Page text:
Fumiko Kono, a Japanese culinary creator, has won international acclaim in the world of French gastronomy. Kono graduated at the top of her class at Le Cordon Bleu, the famous cooking academy in Paris, in 1997. Working at L’Arpège, a threestar restaurant in the French capital, she advanced to the position of second chef. In 2000 she went independent so as to be able to create her own recipes. She quickly achieved global recognition with her successful work at parties attended by international celebrities, including a reception hosted by Bernadette Chirac, France’s first lady at the time. With her cooking equipment packed in a suitcase, she flew around Europe and to more distant destinations, such as the Middle East and North America, where she delighted gourmets with her creations.
Kono (front, third from left) was part of the team of eight chefs headed by Alain Ducasse (fourth from left) who prepared food for French Foreign Minister Laurent Fabius (second from left) and other international dignitaries at the “Goût de France/Good France” celebration of French cuisine in March 2015.
In 2005, Kono was recruited as executive chef at Fauchon, a renowned producer of gourmet foods. She continued to distinguish herself, collaborating with Pierre Hermé, the “Picasso of pastry,” in creating a new menu for the rooftop restaurant at Galeries Lafayette, an upmarket department store in Paris, and teaching at the cooking school of Alain Ducasse, the grand master of French gastronomy. Ducasse sings her praises, declaring, “She has a palate with ‘absolute taste’ like the ears with absolute pitch that some others have. She creates recipes that magically balance the Japanese and French culinary cultures” (L’Express , June 3, 2015). Kono herself suggests that her work may reflect the influence of traditional Japanese cooking, citing such distinctive elements as presentation of dishes that evoke the seasons, delicate flavoring, and careful arrangement of food on the plate.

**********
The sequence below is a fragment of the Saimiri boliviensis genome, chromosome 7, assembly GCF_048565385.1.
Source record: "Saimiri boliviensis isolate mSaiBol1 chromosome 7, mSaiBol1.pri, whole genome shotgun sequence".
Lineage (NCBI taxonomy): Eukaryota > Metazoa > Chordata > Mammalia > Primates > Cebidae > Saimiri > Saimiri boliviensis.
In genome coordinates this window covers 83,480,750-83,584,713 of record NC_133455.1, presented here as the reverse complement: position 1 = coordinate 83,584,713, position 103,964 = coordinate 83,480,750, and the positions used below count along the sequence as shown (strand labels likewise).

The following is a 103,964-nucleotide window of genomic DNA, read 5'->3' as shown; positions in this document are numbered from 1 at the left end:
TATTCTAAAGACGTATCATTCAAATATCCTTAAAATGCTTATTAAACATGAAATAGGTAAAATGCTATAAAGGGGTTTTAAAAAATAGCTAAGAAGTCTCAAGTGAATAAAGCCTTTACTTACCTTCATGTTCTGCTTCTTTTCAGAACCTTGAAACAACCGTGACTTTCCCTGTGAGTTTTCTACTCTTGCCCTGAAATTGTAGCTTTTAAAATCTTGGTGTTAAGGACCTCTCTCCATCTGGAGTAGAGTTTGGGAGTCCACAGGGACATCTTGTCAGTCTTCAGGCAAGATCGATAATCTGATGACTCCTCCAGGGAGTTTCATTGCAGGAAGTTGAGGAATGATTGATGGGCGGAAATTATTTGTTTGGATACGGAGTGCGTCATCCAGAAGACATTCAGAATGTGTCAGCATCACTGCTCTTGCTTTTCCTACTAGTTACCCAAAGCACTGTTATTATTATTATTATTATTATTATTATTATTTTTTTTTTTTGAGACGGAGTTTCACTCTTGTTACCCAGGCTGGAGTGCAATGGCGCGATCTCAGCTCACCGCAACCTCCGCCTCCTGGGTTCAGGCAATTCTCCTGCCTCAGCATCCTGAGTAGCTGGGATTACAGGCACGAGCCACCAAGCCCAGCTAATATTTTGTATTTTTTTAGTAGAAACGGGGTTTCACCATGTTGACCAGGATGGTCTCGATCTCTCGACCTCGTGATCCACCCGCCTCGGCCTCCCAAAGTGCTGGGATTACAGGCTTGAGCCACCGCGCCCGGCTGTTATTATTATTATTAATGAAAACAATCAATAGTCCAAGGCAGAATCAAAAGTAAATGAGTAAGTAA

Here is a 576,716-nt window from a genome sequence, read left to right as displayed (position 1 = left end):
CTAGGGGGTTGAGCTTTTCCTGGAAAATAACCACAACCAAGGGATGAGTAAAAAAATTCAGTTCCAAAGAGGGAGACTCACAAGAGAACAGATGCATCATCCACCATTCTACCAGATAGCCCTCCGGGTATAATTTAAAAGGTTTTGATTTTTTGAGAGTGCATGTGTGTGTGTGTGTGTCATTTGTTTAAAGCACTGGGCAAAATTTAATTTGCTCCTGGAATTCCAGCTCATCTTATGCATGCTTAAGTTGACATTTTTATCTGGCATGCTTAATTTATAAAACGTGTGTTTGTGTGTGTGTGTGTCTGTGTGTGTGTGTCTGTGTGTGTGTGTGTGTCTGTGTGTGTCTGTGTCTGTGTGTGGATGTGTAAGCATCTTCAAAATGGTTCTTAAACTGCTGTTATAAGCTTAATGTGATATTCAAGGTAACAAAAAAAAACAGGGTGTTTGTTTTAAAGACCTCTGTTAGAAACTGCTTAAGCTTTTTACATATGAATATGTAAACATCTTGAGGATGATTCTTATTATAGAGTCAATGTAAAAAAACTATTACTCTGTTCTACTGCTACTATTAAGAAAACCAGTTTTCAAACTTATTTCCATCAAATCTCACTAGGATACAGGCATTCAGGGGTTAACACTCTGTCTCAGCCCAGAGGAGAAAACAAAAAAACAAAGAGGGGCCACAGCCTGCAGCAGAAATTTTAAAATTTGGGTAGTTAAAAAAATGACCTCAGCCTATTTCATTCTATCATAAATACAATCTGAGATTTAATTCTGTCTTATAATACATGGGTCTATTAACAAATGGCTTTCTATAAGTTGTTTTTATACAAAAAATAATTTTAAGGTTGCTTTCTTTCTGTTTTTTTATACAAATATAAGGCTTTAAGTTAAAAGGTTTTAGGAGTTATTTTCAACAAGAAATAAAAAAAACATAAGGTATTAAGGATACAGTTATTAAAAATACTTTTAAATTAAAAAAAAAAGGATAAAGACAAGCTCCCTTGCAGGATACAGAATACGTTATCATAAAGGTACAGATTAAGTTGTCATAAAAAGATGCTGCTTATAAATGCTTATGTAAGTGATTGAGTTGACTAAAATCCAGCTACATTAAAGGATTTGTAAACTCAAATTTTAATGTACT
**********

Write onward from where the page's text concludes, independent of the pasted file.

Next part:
In March 2015, “Goût de France/Good France,” a celebration of French cuisine, was held at restaurants and embassies in 150 countries. Kono was one of eight chefs chosen to prepare dinner for ambassadors to France and other distinguished guests at the Château de Versailles, the main site of the celebration. Looking back on this occasion, she declares, “When people from different countries sit around the same dining table, they converse about shared topics, and through food the links between countries become stronger and their relationships deeper. I felt that gastronomy is truly ‘diplomacy.’”
Though she has achieved the status of a first-class chef, Kono is unique in her firm stance of continuing to work as a “traveling chef”; she has no restaurant of her own and has declined offers of posts from top-ranking establishments. She now travels regularly between Tokyo and Paris and has broadened the range of her activities, appearing on cooking programs, producing airline menus, and authoring books. Looking ahead, she says she hopes to open a salon-like café where many people will gather—a place oriented to contributing to society, where the profits will be donated to organizations like UNICEF to help children in impoverished regions. Another idea is to cooperate with relief efforts by developing preserved foods of high nutritional value. Through such activities, she would like to offer up some of the enthusiasm that she has devoted to gastronomy, putting it to work for the sake of those in need.
A Tokyo native, Kono teaches at a cooking school and is active as a culinary creator. She has attracted attention with dishes that are both subtle and elegant, bringing out the flavors of the ingredients, and has been invited to cook for celebrities in locations across the globe, including Britain and Switzerland, North America and the Middle East.